“Average prokaryote cell- en” by Mariana Ruiz Villarreal, LadyofHats – Own work (Source: Typical prokaryotic cell, Chapter 4: Mutagenicity of alkyl N-acetoxybenzohydroxamates, Concept 1: Common Features of All Cells, Cells – Structure and Function). Licensed under Public Domain via Commons – https://commons.wikimedia.org/wiki/File:Average_prokaryote_cell-_en.svg#/media/File:Average_prokaryote_cell-_en.svg

What about bacteria? Do they mutate into “antibiotic resistant” forms. Actually – very seldom. Most antibiotic resistant bacteria have been around long before antibiotics. But – in the rare case that they do, is this mutation “positive” or “negative”? That all depends on which “perspective” is being considered. From the “sick patient’s” point of view, this antibiotic resistant mutation was obviously a “positive” mutation for the bacteria. But this is looking at it from the wrong perspective. The mutation of this discussion occurred in the bacteria, not the patient. The patient’s viewpoint is completely irrelevant. What about the bacteria’s perspective?!? Let’s go back to the factory analogy. The pharmaceutical company designed the antibiotic so that it would “block” specific vital “loading docks” of the factory that allow the truckloads and trainloads of supplies and/or wastes to come into and out of the factory. Without these loading docks, the bacteria will die. This is one example of how the antibiotic kills the bacteria. An antibiotic resistant bacterium is one that has mutated its loading dock so that the antibiotic cannot block the door. However, in order to do this, the loading dock is now substantially deformed so that the trucks and/or trains cannot dock properly to load or unload! This could conceivably be considered a “positive” mutation if the antibiotic was a primary cause of death for the bacteria, but death is caused by countless causes. IF the bacterium was a thinking individual, he would be seeking a genetic research facility to cure him of this crippling genetic disease! Dr. Ernst Chain, Nobel Prize winner for his pioneering work in antibiotics once called evolution a “hypothesis based on no evidence and irreconcilable with the facts.” Chain continued that he “would rather believe in fairies than in such wild speculation.”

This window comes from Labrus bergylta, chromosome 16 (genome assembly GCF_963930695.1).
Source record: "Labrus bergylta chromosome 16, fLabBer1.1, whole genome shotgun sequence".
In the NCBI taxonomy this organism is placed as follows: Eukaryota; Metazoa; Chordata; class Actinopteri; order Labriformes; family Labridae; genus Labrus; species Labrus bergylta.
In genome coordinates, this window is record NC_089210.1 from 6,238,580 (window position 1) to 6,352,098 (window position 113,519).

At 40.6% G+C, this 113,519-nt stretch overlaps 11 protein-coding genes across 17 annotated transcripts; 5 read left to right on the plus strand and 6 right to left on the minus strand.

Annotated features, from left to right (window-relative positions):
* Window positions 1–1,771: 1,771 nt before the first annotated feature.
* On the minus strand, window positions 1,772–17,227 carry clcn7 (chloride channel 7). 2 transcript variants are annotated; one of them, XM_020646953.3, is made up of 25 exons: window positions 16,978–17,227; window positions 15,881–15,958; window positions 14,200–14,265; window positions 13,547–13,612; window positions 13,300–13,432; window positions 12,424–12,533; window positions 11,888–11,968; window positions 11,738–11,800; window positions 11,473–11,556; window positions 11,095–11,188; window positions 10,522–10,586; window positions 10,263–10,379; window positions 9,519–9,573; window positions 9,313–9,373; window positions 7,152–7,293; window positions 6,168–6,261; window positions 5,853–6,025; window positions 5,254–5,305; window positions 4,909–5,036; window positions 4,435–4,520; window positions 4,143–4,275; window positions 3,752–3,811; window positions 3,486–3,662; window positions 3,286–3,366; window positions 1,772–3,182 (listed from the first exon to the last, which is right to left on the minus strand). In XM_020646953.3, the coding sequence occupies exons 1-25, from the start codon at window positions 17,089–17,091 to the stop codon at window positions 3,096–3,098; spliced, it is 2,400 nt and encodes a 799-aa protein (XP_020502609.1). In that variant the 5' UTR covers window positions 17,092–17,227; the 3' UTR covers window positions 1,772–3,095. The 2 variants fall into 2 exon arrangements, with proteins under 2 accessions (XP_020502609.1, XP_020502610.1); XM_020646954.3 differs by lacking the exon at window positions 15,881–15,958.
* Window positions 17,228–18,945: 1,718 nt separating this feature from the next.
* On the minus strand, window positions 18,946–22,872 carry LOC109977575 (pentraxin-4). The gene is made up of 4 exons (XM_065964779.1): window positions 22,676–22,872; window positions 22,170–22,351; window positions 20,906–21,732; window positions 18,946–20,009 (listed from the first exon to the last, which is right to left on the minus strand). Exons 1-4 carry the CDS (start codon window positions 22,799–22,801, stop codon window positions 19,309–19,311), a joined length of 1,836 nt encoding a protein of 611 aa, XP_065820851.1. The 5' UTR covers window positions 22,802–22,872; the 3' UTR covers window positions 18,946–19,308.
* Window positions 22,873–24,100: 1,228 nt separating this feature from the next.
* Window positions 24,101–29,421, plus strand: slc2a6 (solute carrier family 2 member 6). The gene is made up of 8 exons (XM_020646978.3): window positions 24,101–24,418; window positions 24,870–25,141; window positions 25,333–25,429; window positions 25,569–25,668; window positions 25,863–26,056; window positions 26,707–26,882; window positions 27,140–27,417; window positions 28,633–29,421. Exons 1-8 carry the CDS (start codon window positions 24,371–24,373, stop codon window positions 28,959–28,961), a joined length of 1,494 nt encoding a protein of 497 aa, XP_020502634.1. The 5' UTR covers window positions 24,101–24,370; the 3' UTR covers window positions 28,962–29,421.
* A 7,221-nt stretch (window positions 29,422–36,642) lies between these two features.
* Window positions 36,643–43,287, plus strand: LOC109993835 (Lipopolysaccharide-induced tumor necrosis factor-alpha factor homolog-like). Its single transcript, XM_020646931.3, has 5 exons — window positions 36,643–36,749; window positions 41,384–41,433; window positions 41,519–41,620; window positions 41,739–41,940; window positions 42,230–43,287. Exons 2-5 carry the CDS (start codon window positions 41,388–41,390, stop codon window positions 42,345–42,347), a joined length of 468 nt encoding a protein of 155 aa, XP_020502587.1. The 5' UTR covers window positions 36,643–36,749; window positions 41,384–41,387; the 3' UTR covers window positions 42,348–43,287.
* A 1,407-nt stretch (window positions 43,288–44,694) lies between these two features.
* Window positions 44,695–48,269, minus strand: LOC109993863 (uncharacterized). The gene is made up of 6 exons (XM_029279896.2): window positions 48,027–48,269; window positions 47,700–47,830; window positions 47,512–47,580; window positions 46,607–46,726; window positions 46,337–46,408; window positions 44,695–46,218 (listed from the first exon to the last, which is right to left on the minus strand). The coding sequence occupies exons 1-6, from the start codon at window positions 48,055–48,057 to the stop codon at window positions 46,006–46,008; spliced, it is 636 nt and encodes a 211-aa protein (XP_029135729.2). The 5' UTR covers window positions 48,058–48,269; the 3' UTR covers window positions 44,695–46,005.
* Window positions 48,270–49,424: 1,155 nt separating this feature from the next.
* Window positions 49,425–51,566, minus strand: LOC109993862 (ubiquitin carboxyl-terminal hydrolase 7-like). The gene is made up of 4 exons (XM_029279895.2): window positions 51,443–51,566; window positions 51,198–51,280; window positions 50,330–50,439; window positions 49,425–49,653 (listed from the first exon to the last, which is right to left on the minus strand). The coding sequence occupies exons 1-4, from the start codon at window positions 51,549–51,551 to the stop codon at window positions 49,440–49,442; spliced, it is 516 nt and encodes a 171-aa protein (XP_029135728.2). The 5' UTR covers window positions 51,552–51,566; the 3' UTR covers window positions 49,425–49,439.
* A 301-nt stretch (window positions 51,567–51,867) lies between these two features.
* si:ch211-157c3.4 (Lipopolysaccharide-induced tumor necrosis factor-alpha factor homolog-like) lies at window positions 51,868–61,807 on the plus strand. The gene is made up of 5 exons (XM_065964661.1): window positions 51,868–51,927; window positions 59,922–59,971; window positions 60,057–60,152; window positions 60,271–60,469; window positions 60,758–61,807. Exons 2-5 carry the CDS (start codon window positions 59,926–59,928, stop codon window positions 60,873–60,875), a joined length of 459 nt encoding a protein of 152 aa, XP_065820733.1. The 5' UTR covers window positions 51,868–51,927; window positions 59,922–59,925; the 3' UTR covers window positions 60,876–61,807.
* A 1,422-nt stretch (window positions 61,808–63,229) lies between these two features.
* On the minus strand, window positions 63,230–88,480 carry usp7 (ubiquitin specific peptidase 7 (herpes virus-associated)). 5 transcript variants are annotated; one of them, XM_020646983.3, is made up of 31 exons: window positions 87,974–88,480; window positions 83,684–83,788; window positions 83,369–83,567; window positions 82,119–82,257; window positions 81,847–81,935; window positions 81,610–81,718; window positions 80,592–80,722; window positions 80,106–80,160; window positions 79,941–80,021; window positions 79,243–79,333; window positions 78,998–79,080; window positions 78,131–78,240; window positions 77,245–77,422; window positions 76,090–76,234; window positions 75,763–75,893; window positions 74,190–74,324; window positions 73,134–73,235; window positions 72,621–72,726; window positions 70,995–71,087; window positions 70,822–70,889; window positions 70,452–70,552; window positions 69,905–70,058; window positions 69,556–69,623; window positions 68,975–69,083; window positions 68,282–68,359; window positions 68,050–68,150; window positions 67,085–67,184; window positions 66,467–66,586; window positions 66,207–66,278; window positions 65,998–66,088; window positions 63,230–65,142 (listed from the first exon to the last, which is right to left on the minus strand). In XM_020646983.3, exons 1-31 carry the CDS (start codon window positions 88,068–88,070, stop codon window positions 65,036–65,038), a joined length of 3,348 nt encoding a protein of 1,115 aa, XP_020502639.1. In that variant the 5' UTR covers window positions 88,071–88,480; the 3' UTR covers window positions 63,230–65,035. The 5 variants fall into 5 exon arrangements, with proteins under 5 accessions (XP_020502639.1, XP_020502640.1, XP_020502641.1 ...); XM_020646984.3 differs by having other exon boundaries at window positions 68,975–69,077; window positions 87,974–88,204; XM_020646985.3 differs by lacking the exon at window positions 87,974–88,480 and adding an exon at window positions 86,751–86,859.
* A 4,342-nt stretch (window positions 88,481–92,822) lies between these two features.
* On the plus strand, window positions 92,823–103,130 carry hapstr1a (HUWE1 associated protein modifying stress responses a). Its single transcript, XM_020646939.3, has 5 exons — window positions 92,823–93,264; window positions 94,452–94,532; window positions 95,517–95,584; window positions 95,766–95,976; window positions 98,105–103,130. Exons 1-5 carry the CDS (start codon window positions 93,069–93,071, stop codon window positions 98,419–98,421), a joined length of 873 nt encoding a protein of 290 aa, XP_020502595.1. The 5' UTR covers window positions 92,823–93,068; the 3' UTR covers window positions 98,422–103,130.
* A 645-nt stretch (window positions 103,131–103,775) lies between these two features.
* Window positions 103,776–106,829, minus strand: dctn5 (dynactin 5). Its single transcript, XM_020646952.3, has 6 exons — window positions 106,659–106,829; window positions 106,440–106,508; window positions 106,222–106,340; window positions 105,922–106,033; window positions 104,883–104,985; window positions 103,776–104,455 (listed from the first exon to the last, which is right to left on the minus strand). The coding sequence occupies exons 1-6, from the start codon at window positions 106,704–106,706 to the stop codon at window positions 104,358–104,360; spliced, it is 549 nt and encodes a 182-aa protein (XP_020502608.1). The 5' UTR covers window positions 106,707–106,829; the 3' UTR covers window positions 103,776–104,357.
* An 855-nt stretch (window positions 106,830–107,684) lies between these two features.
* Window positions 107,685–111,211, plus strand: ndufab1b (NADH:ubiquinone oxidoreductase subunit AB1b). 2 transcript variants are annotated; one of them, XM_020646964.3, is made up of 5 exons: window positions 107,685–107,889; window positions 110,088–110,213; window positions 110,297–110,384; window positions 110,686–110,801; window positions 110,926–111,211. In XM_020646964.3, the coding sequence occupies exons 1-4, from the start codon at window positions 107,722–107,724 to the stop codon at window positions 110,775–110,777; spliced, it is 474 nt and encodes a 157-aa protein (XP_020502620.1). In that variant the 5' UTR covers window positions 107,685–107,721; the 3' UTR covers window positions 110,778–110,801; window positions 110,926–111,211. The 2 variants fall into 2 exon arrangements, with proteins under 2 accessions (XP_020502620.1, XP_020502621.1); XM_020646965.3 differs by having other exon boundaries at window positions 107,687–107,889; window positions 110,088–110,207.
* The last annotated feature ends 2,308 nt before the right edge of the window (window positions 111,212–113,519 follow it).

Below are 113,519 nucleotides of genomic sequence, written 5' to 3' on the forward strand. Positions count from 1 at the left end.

Perhaps a good “human mutation” analogy would be sickle cell anemia. Some evolutionists would call this a “positive mutation” because of its malaria resistance. But – the truth is, sickle cell hospitalizes 75,000 and kills 500 people per year in the U.S. alone! That’s hardly a “positive mutation”!

Lastly, I mentioned earlier that the phrase “…in living organisms” could have been included in the comment about no positive mutations. However, one could also rightfully argue that even bacteria are Biblically not living organisms. The Bible only refers to “life” in the context of “blood” (Gen 9:4) and “breath” (Gen 2:7). A bacterium has neither. True “life” consists of countless huge factories all working together in an individual that God designed with a purpose in mind! (Psalm 139:13-16) Never forget that. God has a purpose for your life!

Jay